Birefringence

The term, birefringence, is an optical property exhibited by anisotropic material where the refractive index is determined by both the polarisation and the propagation direction of light, incident on the materials interface. Birefringence, arising naturally in anisotropic, or birefractive materials, can be described using the simplest case, uniaxial anisotropy, meaning that the crystal has an axis of symmetry with all perpendicular directions and can be described by the tetragonal, hexangonal and trigonal crystal lattices

uniaxial anisotropic

This optical axis of a crystal is the axis in which a beam of light does not undergo birefringence effects. In other words, light behaves differently when propagation is along, or parallel, with the optical axis than in any other directions. Plane polarized light with its vibration direction parallel with this axis is called the ordinary ray, whilst that ray vibrating perpendicular is called the extraordinary ray. In both directions, the refractive indices are no and ne, respectively.

If random polarized light is incident on the anisotropic interface at some angle of incidence θi,the beam will split into two components, one perpendicular to the other. The component parallel with the optical axis is called the ordinary ray, which refracts into the medium with accordance to Snell’s law. This index of refraction is this termed as the ordinary refractive index no, whilst the component parallel with the optical axis is known as the extraordinary ray, which refracts at a slightly different angle which depends on the angle θ between the orientation of the optical axis and the angle of incidence θi.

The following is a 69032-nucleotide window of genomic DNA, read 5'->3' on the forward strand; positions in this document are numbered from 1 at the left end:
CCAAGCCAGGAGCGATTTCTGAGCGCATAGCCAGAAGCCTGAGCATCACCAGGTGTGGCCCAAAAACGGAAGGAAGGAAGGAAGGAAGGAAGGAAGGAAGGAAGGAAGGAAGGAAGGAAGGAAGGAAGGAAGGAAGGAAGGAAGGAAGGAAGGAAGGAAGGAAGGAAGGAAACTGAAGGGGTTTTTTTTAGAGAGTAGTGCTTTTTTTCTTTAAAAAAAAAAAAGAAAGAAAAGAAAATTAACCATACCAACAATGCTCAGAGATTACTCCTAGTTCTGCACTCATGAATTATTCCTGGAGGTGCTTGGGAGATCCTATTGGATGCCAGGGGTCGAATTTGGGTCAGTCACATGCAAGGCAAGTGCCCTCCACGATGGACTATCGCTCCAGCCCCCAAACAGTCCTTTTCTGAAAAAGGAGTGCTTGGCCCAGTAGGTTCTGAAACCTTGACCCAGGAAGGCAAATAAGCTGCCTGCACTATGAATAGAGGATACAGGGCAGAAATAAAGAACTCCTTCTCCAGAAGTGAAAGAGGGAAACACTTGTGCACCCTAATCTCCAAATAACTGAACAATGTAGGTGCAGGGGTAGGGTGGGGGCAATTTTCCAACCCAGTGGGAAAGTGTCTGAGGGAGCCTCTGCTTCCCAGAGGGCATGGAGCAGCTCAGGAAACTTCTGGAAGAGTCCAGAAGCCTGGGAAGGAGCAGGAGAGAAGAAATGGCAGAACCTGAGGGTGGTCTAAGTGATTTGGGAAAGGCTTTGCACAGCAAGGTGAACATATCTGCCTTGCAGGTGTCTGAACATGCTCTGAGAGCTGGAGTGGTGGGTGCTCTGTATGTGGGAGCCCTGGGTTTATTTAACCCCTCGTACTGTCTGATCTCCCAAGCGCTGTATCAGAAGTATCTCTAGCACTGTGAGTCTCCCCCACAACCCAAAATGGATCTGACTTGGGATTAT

The uniaxial anisotropic crystals, above, can be described by modelling the atomic bonds as springs, such that in one plane, the atoms are connected to one another by loosely damped springs, whilst in the orthogonal direction, they are connected by higher damped springs. Electrons, when driven by an incoming electric field vector E, of an electromagnetic field, will vibrate with a different characteristic frequency ω, than those in the perpendicular plane. In summary, an electromagnetic field propagates through a material by the excitation of its constituent atoms along the direction of travel. Thus, the atoms, according to Huygen’s principle, can be considered as sources of secondary wave fronts, and the resultant wave continues to advance onward. The stiffness of the springs determine the refractive index in a particular direction. The greater the electronic binding force (spring stiffness), therefore the higher the natural frequency ω of the electrons in this plane and the lower the value of refractive index in this direction . The graphical plot below illustrates an example of such phenomena, showing …………………

[Insert dispersion curves (refractive index vs freq) img for birefractive material]

To be continued…..

 

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